Adjusted 2001-2003 avg HR per year: 48.05
Non-adjusted 2004-2007 avg HR per year: 43.25

On the surface of things, this suggests the juice did some of its "magic".

There are, of course, other factors. One is that he did play a few more games during his Texas years (162, 161, 162) than 2004-7 in New York (avg of 154). Accounting for this would make the conclusions slightly less damning. On the other hand, I did take out 2008 as an atypical year in which he was hurt (he played 138 games and hit 35 HR). But factoring in 2008 would make the numbers even more damning, because he hit 21 of his 35 HR's in New York, which would reduce the effect of Arlington as a hitters' park in comparison.

There's also quibbles against considering the away parks equal in both cases, saying you'd have to adjust for the AL West parks versus the AL East parks. But I ain't going that deep.

Finally, we might have to think about A-Rod's age. I'm under the impression that the best power hitters typically increase their yearly HR totals into their late 20's and early 30's. A-Rod's 25-27 in Texas, 28-31 in New York until '07, but his HR per year went down. This further suggests PED's helped take fly balls over the wall.

I will e-mail my spreadsheet to Allan and anyone else who'd like to see it (it's not exactly pro but I think it's legible).

Zenslinger said...

Whoops. Avg games/year in 2004-2007 was 157, not 154.

Pepe Lepew said...

I probably have more sympathy for the players who threw games in the nineteenth and early-twentieth centuries, because they were basically indentured servants, so it was their only chance for a big payday. If a players want a bigger slice of the owners' pie today, the MLBPA can strike a harder bargain; doping is just stealing (or at least redistributing) from their fellow players.

Yeah, I just can't feel sorry for A-Rod. I just can't. He's a greedhead, a liar, a drug cheat, an adulterer.
Maybe I need to be a nicer person, but I just can't dredge up the slightest amount of sympathy for the guy.

seawolvesfan said...

"hes now even more of a deuche to me. glad we didnt trade for me

i think swf has gotten into the liquor cabinet."

whats that supposed to mean? on a sidenote somebody actually told me that i looked wasted today...

Jere said...

"9casey said...

For those of you who watched the interview , Who does he keep looking at to the side of him?"

I just read Cynthia was by his side during the interview. So there you go.

L-girl said...

whats that supposed to mean?

I believe it means your original comment was incomprehensible.

L-girl said...

Pepe Lepew, you make an excellent point about players from earlier eras who cheated. They were so exploited and so powerless. Even in the biggest gambling scandal, players' lives were ruined, and the fixers made off with the profits.

I wouldn't expect anyone here to have any sympathy for Alex Rodriguez. I just don't have the kind of player hatred that many fans do (and that I once did). There are players I dislike, but no one I hate the way people hate A-Rod or the way Allan hates Clemens. (Well, few people hate anyone the way Allan hates Clemens!)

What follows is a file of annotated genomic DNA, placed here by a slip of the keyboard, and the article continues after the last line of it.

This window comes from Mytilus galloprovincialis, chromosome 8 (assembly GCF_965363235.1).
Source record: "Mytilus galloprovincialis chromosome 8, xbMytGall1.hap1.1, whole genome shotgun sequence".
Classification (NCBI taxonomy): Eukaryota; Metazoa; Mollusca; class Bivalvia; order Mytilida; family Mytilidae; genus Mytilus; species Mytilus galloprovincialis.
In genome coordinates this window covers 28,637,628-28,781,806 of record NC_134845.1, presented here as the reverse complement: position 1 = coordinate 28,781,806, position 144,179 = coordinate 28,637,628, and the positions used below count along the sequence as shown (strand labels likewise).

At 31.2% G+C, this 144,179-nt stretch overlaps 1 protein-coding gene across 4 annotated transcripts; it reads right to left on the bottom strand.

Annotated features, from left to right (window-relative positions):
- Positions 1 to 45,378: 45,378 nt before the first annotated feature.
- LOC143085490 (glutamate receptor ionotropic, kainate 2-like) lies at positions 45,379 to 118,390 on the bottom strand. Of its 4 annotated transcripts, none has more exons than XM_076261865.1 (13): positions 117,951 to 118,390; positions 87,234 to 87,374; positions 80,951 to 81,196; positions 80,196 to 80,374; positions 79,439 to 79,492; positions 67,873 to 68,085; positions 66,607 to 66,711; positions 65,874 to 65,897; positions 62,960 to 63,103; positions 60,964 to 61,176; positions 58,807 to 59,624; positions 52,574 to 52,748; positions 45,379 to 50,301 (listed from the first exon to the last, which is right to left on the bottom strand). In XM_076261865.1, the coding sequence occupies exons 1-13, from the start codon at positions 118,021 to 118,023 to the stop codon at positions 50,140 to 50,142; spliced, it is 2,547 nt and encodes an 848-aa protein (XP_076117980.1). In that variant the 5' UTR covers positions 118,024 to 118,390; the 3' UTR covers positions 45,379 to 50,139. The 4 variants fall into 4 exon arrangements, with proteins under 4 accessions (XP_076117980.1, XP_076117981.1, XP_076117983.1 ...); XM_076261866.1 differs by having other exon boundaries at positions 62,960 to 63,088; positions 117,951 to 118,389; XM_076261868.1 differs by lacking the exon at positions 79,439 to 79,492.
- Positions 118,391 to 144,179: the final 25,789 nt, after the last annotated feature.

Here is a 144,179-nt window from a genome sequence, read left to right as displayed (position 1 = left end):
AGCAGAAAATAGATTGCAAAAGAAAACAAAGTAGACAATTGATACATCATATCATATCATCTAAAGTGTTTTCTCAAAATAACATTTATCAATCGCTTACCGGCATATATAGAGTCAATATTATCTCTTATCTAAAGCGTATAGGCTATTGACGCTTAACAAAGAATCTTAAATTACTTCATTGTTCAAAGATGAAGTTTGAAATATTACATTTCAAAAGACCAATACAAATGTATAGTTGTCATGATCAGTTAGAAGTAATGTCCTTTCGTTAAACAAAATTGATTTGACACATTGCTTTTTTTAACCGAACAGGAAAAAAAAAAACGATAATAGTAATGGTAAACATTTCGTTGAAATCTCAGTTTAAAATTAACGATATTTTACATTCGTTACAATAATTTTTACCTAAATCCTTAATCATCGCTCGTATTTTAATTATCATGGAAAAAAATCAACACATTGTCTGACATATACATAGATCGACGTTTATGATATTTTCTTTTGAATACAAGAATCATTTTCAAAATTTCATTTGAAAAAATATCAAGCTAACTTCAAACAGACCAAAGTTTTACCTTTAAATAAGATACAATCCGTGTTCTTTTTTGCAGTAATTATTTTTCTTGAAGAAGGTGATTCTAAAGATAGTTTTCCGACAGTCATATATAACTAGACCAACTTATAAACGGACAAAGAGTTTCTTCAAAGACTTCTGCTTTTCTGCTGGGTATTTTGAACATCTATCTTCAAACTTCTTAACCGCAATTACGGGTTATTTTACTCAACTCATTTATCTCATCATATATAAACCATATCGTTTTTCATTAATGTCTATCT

And believe me, I don't feel sorry for Rodriguez the way I feel sorry for someone who lost their pension because of unchecked capitalism, or lost their home (or worse) in Hurricane Katrina, for example. Just a little pang at seeing someone so undone.

9casey said...

L-girl said...

I wouldn't expect anyone here to have any sympathy for Alex Rodriguez. I just don't have the kind of player hatred that many fans do (and that I once did). There are players I dislike, but no one I hate the way people hate A-Rod or the way Allan hates Clemens. (Well, few people hate anyone the way Allan hates Clemens!)


I think in the case of A-rod, Clemens and even Bonds..........They hate the perception of the person they are, not the player.......That's why Giambi and Pettite have been given passes, they come of as being good people.......the other 3 do not....

Good people cheat everyday, but when percieved bad people cheat...lookout

Pepe Lepew said...

Pepe Lepew, you make an excellent point about players from earlier eras who cheated. They were so exploited and so powerless. Even in the biggest gambling scandal, players' lives were ruined, and the fixers made off with the profits.

Oh, that one comment about gambling was from Benjamin, not me. I'm just too computer unliterate :) to know how to make those Italics.
You know, the one guy I *did* feel slightly sorry for last year (a couple years ago?) was Ankiel. He sort of got raked over the coals because he got implicated in an HGH ring and at the time he was taking them, baseball had no absolutely rule against them (and perhaps wasn't even aware of them), and I believe -- I don't know this for a fact -- they weren't even lawfully illegal yet. You could argue that perhaps they were ethically wrong, but at the time he took them, I think there was an attitude they were not much more than a supplement.

L-girl said...

Oh yes, so it was.

Do not tell us you can't make italics. Put [i] at the beginning and [/i] at the end, but substitute < > for [ and ].

OR use quotes!

Or just continue to confuse me, like everyone else around here. ;)

L-girl said...

I think in the case of A-rod, Clemens and even Bonds..........They hate the perception of the person they are, not the player

I guess I see that as the same thing. The player is the person.